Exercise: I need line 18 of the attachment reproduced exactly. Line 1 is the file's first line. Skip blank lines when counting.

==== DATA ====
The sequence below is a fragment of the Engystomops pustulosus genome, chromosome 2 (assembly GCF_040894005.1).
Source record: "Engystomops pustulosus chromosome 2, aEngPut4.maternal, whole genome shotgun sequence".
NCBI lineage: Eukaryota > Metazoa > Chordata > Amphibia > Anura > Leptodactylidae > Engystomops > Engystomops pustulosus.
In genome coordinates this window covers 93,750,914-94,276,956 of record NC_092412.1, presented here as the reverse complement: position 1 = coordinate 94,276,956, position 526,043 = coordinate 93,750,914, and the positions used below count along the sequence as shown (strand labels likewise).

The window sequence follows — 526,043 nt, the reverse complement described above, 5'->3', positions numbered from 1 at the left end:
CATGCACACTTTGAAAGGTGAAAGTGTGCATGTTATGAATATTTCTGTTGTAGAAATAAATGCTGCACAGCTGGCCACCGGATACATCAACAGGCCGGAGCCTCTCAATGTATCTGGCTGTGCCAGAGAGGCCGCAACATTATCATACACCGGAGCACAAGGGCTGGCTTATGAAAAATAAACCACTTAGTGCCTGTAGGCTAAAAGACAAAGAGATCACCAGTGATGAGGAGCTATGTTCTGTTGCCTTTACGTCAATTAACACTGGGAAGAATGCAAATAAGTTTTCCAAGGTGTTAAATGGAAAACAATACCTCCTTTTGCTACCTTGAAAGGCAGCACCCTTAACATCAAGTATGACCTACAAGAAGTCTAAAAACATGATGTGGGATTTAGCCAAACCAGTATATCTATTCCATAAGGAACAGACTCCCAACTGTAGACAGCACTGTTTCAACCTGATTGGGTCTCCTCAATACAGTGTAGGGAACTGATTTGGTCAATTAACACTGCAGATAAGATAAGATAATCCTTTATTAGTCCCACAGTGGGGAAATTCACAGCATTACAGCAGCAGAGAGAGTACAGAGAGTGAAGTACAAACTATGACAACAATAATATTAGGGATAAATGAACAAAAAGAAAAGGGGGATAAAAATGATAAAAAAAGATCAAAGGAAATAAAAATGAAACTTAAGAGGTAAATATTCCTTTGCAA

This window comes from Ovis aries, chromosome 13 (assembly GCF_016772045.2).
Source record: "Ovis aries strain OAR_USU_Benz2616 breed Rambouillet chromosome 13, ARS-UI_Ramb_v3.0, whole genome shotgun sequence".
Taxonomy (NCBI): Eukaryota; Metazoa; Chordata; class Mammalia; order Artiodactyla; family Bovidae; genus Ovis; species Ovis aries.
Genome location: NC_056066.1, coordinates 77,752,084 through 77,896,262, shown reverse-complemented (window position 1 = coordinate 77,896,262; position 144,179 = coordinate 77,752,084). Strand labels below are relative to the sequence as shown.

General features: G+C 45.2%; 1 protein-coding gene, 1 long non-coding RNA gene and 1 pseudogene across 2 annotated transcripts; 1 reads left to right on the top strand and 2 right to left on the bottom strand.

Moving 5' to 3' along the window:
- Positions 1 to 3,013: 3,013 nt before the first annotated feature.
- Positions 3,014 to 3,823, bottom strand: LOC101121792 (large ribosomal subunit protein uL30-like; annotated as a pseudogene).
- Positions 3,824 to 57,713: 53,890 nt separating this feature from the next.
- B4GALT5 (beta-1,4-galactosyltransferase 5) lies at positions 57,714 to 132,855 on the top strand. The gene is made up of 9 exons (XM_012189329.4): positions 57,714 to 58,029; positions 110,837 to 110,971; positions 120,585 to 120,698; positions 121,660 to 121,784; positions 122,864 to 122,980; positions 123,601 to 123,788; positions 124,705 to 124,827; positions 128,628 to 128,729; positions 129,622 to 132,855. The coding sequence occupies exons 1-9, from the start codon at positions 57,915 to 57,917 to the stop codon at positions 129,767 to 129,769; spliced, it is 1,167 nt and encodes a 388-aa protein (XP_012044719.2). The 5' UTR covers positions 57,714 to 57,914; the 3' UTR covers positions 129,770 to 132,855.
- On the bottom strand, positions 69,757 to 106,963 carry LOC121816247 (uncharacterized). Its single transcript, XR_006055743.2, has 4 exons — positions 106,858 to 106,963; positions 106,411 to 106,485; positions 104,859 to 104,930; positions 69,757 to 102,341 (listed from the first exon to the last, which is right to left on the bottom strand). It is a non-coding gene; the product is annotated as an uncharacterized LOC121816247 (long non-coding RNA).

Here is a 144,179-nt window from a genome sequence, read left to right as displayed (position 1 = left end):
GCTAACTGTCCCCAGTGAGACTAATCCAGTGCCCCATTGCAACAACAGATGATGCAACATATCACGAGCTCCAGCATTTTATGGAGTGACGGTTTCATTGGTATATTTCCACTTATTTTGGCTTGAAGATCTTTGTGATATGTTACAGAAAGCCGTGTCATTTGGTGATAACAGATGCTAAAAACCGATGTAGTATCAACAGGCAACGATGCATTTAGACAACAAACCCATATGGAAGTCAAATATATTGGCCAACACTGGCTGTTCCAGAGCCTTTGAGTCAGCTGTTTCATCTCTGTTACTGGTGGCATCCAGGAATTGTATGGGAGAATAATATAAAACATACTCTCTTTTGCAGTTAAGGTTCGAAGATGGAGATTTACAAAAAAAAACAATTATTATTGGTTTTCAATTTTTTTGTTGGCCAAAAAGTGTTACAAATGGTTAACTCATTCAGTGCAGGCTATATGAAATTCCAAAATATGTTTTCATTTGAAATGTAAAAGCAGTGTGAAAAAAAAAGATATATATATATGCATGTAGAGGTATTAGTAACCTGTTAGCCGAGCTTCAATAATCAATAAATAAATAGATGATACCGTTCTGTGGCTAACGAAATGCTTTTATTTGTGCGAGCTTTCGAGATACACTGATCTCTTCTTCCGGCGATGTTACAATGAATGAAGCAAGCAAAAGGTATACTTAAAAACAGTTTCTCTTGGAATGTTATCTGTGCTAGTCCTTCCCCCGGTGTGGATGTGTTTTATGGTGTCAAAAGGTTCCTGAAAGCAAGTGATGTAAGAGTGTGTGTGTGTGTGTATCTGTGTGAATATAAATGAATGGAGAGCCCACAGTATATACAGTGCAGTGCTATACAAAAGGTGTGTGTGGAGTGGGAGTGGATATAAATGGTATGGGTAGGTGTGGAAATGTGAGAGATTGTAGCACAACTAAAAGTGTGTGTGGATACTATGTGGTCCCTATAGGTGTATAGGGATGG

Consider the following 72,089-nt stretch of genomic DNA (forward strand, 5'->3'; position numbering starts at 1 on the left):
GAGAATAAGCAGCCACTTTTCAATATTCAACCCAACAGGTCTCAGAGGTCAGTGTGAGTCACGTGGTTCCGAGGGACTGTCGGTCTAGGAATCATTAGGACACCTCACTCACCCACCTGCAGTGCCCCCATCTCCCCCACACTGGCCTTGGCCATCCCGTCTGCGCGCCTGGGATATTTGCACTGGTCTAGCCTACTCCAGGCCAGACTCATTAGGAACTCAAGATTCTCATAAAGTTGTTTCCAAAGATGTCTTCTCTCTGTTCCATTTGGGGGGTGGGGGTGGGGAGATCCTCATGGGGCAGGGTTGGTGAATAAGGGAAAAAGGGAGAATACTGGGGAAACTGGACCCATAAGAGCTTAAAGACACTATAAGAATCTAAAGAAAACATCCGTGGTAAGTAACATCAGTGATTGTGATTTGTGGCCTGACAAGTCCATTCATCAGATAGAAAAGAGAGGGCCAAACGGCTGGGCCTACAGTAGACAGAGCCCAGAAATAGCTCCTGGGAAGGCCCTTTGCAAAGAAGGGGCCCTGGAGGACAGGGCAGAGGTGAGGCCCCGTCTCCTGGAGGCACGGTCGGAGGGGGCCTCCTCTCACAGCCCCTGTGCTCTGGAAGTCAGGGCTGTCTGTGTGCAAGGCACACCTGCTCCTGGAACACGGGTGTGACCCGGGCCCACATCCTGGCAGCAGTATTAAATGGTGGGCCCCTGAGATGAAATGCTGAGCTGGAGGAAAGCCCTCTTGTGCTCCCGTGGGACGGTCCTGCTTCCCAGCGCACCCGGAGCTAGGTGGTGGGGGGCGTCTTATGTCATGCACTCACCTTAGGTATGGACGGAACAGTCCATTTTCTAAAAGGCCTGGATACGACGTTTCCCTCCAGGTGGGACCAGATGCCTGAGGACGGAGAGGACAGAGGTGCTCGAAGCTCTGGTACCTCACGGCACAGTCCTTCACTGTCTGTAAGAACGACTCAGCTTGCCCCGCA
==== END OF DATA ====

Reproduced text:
Here is a 144,179-nt window from a genome sequence, read left to right as displayed (position 1 = left end):